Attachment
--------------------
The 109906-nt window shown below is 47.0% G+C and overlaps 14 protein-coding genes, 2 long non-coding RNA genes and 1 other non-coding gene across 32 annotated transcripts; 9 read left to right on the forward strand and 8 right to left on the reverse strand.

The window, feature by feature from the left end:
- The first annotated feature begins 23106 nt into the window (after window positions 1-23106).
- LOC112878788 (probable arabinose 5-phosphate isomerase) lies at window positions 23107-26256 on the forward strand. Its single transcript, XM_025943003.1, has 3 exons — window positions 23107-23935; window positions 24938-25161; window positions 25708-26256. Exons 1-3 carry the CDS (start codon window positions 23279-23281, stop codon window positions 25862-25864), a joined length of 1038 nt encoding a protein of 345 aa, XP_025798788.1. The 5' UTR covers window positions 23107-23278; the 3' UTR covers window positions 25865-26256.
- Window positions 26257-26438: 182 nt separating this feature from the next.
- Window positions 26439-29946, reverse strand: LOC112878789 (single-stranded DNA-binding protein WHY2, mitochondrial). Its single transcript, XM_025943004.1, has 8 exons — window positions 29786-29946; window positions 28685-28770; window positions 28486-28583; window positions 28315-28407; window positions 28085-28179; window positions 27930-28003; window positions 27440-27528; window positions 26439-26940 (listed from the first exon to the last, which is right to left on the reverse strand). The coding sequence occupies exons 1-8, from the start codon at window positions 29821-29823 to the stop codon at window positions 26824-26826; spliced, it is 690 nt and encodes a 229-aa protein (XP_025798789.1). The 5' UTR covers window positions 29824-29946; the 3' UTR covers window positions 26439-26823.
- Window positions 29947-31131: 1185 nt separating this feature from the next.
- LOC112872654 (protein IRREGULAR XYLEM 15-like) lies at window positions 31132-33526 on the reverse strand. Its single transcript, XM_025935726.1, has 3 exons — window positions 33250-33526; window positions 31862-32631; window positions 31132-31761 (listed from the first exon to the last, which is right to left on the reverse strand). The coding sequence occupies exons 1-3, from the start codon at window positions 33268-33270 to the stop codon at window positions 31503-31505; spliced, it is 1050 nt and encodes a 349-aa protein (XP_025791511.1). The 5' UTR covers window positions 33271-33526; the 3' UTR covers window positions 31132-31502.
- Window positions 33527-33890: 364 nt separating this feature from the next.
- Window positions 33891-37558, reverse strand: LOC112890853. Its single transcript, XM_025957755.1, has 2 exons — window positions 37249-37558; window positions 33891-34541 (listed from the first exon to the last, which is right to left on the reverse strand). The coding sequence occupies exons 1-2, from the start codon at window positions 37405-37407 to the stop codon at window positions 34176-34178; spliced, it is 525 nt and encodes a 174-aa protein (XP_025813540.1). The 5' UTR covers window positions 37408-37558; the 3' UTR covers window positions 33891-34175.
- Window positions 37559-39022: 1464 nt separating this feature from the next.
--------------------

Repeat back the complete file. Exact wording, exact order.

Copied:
The 109906-nt window shown below is 47.0% G+C and overlaps 14 protein-coding genes, 2 long non-coding RNA genes and 1 other non-coding gene across 32 annotated transcripts; 9 read left to right on the forward strand and 8 right to left on the reverse strand.

The window, feature by feature from the left end:
- The first annotated feature begins 23106 nt into the window (after window positions 1-23106).
- LOC112878788 (probable arabinose 5-phosphate isomerase) lies at window positions 23107-26256 on the forward strand. Its single transcript, XM_025943003.1, has 3 exons — window positions 23107-23935; window positions 24938-25161; window positions 25708-26256. Exons 1-3 carry the CDS (start codon window positions 23279-23281, stop codon window positions 25862-25864), a joined length of 1038 nt encoding a protein of 345 aa, XP_025798788.1. The 5' UTR covers window positions 23107-23278; the 3' UTR covers window positions 25865-26256.
- Window positions 26257-26438: 182 nt separating this feature from the next.
- Window positions 26439-29946, reverse strand: LOC112878789 (single-stranded DNA-binding protein WHY2, mitochondrial). Its single transcript, XM_025943004.1, has 8 exons — window positions 29786-29946; window positions 28685-28770; window positions 28486-28583; window positions 28315-28407; window positions 28085-28179; window positions 27930-28003; window positions 27440-27528; window positions 26439-26940 (listed from the first exon to the last, which is right to left on the reverse strand). The coding sequence occupies exons 1-8, from the start codon at window positions 29821-29823 to the stop codon at window positions 26824-26826; spliced, it is 690 nt and encodes a 229-aa protein (XP_025798789.1). The 5' UTR covers window positions 29824-29946; the 3' UTR covers window positions 26439-26823.
- Window positions 29947-31131: 1185 nt separating this feature from the next.
- LOC112872654 (protein IRREGULAR XYLEM 15-like) lies at window positions 31132-33526 on the reverse strand. Its single transcript, XM_025935726.1, has 3 exons — window positions 33250-33526; window positions 31862-32631; window positions 31132-31761 (listed from the first exon to the last, which is right to left on the reverse strand). The coding sequence occupies exons 1-3, from the start codon at window positions 33268-33270 to the stop codon at window positions 31503-31505; spliced, it is 1050 nt and encodes a 349-aa protein (XP_025791511.1). The 5' UTR covers window positions 33271-33526; the 3' UTR covers window positions 31132-31502.
- Window positions 33527-33890: 364 nt separating this feature from the next.
- Window positions 33891-37558, reverse strand: LOC112890853. Its single transcript, XM_025957755.1, has 2 exons — window positions 37249-37558; window positions 33891-34541 (listed from the first exon to the last, which is right to left on the reverse strand). The coding sequence occupies exons 1-2, from the start codon at window positions 37405-37407 to the stop codon at window positions 34176-34178; spliced, it is 525 nt and encodes a 174-aa protein (XP_025813540.1). The 5' UTR covers window positions 37408-37558; the 3' UTR covers window positions 33891-34175.
- Window positions 37559-39022: 1464 nt separating this feature from the next.